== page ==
Net (loss)

              (77           (77 )

Foreign currency translation adjustment

                    22        22   

Change in employee benefit plans, net of tax of $4

                    (36     (36

Change in unrealized gain (loss) on investments and derivative instruments, net of tax of $1

                    (1     (1
                         

Other comprehensive loss

                      (15 )
                         

Comprehensive loss

                      (92   (92 )
                         

Common dividends paid

              (48           (48  

Issuance of stock under employee compensation plans, net of forfeitures

      172        2     3                5     

Application of stock option accounting for restricted stock awards

            (19         19              

Amortization of share-based compensation

            14                14     

Purchase and retirement of common and treasury stock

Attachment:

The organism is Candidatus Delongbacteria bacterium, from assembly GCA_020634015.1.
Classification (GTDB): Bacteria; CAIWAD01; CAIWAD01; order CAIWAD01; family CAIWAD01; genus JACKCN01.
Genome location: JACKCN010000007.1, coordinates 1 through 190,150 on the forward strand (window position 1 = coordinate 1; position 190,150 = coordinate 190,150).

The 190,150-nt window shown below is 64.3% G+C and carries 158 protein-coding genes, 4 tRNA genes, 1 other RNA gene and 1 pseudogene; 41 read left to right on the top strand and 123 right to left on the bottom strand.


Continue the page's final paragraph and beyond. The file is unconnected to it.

(141         (1             (1  

Principal payment by Employee Stock Ownership Plan under guaranteed loan

                5            5     

Notes receivable for restricted stock—payments and forfeitures

                  2          2     
                                                                       

Balance at September 30, 2009

    $   65,309      $ 63   $ 18      $ 1,018      $ (25   $      $ 60      $ 1,134     
                                                                       

The accompanying notes are an integral part of these consolidated financial statements.

 

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Notes to Consolidated Financial Statements